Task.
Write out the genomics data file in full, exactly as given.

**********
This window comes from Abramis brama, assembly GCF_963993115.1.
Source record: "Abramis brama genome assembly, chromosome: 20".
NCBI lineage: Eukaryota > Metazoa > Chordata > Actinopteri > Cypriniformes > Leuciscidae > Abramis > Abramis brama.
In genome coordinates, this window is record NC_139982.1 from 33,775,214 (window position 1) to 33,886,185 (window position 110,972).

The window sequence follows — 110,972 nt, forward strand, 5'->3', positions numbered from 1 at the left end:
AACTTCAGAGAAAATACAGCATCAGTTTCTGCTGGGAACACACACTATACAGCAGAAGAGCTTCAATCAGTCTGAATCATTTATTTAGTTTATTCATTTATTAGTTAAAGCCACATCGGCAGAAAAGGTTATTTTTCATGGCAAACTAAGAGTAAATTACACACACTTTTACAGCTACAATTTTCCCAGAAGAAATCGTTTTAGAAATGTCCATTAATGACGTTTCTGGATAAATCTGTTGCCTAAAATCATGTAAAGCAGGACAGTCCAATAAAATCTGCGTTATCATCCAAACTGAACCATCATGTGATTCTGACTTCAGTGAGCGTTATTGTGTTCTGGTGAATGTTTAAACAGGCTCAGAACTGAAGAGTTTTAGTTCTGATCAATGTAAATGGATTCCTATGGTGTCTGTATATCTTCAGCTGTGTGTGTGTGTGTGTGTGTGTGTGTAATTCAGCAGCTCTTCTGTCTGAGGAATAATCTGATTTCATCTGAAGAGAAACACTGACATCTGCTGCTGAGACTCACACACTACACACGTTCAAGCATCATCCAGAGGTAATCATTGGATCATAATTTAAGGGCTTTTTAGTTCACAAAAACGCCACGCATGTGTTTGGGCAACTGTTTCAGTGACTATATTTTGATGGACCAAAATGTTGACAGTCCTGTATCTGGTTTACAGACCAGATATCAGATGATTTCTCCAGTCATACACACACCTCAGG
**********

This window comes from Abramis brama, assembly GCF_963993115.1.
Source record: "Abramis brama genome assembly, chromosome: 20".
NCBI lineage: Eukaryota > Metazoa > Chordata > Actinopteri > Cypriniformes > Leuciscidae > Abramis > Abramis brama.
In genome coordinates, this window is record NC_139982.1 from 33,775,214 (window position 1) to 33,886,185 (window position 110,972).

The window sequence follows — 110,972 nt, forward strand, 5'->3', positions numbered from 1 at the left end:
AACTTCAGAGAAAATACAGCATCAGTTTCTGCTGGGAACACACACTATACAGCAGAAGAGCTTCAATCAGTCTGAATCATTTATTTAGTTTATTCATTTATTAGTTAAAGCCACATCGGCAGAAAAGGTTATTTTTCATGGCAAACTAAGAGTAAATTACACACACTTTTACAGCTACAATTTTCCCAGAAGAAATCGTTTTAGAAATGTCCATTAATGACGTTTCTGGATAAATCTGTTGCCTAAAATCATGTAAAGCAGGACAGTCCAATAAAATCTGCGTTATCATCCAAACTGAACCATCATGTGATTCTGACTTCAGTGAGCGTTATTGTGTTCTGGTGAATGTTTAAACAGGCTCAGAACTGAAGAGTTTTAGTTCTGATCAATGTAAATGGATTCCTATGGTGTCTGTATATCTTCAGCTGTGTGTGTGTGTGTGTGTGTGTGTGTAATTCAGCAGCTCTTCTGTCTGAGGAATAATCTGATTTCATCTGAAGAGAAACACTGACATCTGCTGCTGAGACTCACACACTACACACGTTCAAGCATCATCCAGAGGTAATCATTGGATCATAATTTAAGGGCTTTTTAGTTCACAAAAACGCCACGCATGTGTTTGGGCAACTGTTTCAGTGACTATATTTTGATGGACCAAAATGTTGACAGTCCTGTATCTGGTTTACAGACCAGATATCAGATGATTTCTCCAGTCATACACACACCTCAGG